Dhamma Talk Video 92: Samaṇa Sañña - Shaman Perception
Here’s an 62-min recorded video Dhamma Talk (122MB .mp4).
- Samaṇa Sañña, Samana Sanna, Samana Sanya, hiking, nature, wanderers, seekers, ancient India, Jambudipa, hunter gatherers, nomads, nomadic monks, monks who had no “home monastery”, tudong, carika, agriculture, disadvantages of agriculture, as compared to nomadic hunter-gatherer lifestyle, Brahminism, their history as nomadic hunter-gatherers, awareness of nature, Ruka devas, spirits, shamans, animistic religion, monotheistic gods, polytheistic gods, awareness of space, Judaism, origin story of “The Garden of Eden”, kicking ourselves out of the Garden of Eden worse and worse and worse, example of nuclear weapons, and how we can’t return to a time where they don’t exist any more, because any holdouts would become the new rulers of the world
Slight Correction: In Buddhism, Ruka devas are angelic-grade “tree spirits”, while Bumma (pronounced “Booma”) devas are angelic-grade Earth spirits.
Meditation on Space:
MN 127 - Anuruddhasutta: Anuruddha
(Exalted vs. Immeasurable deliverance of mind. Both are space-element meditations. Rare space-element object of meditation):
And what is the limitless release of the heart? It’s when a mendicant meditates spreading a heart full of love to one direction, and to the second, and to the third, and to the fourth. In the same way above, below, across, everywhere, all around, they spread a heart full of love to the whole world—abundant, expansive, limitless, free of enmity and ill will. They meditate spreading a heart full of compassion … They meditate spreading a heart full of rejoicing … They meditate spreading a heart full of equanimity to one direction, and to the second, and to the third, and to the fourth. In the same way above, below, across, everywhere, all around, they spread a heart full of equanimity to the whole world—abundant, expansive, limitless, free of enmity and ill will. This is called the limitless release of the heart.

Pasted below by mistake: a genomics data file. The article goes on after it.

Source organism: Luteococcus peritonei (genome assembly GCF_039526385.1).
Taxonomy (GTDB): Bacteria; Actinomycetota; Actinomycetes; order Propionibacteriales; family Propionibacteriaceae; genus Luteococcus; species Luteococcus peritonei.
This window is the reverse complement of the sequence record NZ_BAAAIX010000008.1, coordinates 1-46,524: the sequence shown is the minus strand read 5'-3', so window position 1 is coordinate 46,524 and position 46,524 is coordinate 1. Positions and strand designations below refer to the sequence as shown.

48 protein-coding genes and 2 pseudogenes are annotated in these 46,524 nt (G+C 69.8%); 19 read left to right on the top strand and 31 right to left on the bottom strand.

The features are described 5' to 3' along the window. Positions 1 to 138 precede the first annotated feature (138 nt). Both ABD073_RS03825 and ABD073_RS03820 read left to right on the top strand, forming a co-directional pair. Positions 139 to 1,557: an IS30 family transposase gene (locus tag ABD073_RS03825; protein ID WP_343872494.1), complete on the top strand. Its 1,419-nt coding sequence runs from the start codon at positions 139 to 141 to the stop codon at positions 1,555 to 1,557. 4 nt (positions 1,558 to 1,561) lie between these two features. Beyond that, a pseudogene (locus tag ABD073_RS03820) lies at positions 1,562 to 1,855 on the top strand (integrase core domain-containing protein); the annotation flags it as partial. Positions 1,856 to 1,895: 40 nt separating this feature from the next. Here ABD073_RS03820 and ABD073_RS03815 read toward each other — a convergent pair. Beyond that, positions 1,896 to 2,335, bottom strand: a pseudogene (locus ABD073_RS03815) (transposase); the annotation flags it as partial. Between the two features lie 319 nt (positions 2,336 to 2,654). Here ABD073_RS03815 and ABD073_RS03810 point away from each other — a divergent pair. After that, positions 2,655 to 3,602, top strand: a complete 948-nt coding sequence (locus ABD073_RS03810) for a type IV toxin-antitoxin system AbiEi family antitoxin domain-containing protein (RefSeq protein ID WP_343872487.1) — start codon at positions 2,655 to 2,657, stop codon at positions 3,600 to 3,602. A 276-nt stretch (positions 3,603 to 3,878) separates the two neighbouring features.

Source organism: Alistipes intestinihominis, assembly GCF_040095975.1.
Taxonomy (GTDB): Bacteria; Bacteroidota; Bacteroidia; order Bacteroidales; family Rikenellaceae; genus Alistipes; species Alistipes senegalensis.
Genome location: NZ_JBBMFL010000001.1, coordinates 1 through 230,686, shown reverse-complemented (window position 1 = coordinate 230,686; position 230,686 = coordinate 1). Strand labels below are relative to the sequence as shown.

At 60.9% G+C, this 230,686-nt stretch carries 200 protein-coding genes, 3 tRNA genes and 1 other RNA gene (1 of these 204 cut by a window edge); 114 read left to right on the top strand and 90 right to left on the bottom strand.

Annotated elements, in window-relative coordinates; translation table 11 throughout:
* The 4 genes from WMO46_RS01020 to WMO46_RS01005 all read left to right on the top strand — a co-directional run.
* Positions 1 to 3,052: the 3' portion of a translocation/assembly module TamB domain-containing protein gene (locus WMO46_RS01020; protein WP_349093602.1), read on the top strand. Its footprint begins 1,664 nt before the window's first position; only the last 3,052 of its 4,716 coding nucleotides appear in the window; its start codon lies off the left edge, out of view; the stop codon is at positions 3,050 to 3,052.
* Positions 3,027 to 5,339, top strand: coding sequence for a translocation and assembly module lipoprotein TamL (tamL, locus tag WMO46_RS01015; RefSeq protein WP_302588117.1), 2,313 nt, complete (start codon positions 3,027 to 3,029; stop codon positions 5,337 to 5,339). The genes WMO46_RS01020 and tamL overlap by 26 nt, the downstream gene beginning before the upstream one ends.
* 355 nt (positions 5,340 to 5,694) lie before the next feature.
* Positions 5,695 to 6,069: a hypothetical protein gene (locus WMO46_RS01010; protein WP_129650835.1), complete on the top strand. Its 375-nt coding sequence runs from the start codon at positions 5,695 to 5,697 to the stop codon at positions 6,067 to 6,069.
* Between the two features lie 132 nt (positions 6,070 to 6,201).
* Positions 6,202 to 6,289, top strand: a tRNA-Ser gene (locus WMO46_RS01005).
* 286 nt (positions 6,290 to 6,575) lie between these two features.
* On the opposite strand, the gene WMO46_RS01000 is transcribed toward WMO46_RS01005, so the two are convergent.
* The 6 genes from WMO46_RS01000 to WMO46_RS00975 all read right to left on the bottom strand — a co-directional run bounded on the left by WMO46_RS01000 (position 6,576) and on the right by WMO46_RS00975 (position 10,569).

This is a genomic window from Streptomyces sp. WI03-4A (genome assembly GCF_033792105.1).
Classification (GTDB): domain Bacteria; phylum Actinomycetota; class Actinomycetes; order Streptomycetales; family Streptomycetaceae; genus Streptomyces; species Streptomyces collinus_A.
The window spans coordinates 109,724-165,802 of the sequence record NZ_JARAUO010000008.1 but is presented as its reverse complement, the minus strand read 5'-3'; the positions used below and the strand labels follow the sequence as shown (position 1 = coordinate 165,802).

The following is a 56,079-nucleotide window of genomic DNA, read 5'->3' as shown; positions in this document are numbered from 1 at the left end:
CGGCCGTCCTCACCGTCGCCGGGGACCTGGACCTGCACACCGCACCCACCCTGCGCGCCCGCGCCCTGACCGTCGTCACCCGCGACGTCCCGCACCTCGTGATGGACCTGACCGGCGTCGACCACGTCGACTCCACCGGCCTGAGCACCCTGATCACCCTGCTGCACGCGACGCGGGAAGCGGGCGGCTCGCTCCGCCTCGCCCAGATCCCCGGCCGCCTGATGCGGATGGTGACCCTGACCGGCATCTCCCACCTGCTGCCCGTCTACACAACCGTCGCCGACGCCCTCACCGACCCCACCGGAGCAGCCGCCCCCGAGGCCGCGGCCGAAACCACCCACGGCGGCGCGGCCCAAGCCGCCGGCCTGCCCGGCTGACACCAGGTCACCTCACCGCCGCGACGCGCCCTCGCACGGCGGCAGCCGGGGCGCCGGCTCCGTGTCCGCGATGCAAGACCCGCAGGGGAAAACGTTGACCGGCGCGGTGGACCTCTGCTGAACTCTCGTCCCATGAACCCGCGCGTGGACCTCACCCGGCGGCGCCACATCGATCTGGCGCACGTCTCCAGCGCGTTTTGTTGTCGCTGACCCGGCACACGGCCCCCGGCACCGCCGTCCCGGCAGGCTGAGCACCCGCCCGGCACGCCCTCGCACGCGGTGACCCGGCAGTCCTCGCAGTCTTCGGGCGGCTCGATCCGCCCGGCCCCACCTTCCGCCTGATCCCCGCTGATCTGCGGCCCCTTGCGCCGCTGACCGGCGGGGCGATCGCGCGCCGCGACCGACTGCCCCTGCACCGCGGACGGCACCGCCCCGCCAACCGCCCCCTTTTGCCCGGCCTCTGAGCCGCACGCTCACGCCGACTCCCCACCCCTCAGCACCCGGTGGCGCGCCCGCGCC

And what is the expansive release of the heart? It’s when a mendicant meditates determined on pervading the extent of a single tree root as expansive. This is called the expansive release of the heart. Also, a mendicant meditates determined on pervading the extent of two or three tree roots … a single village district … two or three village districts … a single kingdom … two or three kingdoms … this land surrounded by ocean. This too is called the expansive release of the heart. This is a way to understand how these things differ in both meaning and phrasing.
AN 6.26 - With Mahākaccāna
That noble disciple meditates with a heart just like space, abundant, expansive, limitless, free of enmity and ill will.
“Mind like a deer”:
MN 66 - The Simile of the Quail
repeated several times…
“Having abandoned it, they live at ease, unruffled, subsisting on others’ gifts, with mind [as aloof] as a wild deer’s.”
SN 9.4 - Several Mendicants Set Out Wandering
On one occasion a number of bhikkhus were dwelling among the Kosalans in a certain woodland thicket. Then, when they had spent the rains there, after the three months had passed those bhikkhus set out on tour. Then the devatā that inhabited that woodland thicket, not seeing those bhikkhus, lamenting, on that occasion recited this verse:
“Today discontent appears to me When I see here so many vacant seats. Where have they gone, Gotama’s disciples, Those splendid speakers rich in learning?”
When this was said, another devatā replied in verse:
“They’ve gone to Magadha, gone to Kosala, And some are in the Vajjian land. Like deer that roam free from ties, The bhikkhus dwell without abode.” 540
And that footnote, in the Wisdom Publications version (translated by Bhikkhu Bodhi):
“Spk: Just as deer, wandering in the foothills or woodland thickets, wander wherever they find pleasant pastureland and dangers are absent, and have no attachment to their parents’ property or a family heirloom, so the homeless bhikkhus, without fixed abode, wander wherever they can easily find suitable climate, food, companionship, lodgings, and Dhamma-teachings, and have no attachment to the property of their teacher and preceptor or to a family heirloom.”
References to past Dhamma Talks:
Dhamma Talk Video 5: Friends, Space meditation - on using the element of Space as an object of meditation
Dhamma Talk Video 91: Extremely Brave New World - Where I showed and discussed the “Timeline of History”, from Yuval Harari’s book “Sapiens”
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Digital Signing and Checksum (of the .mp4 video file above):
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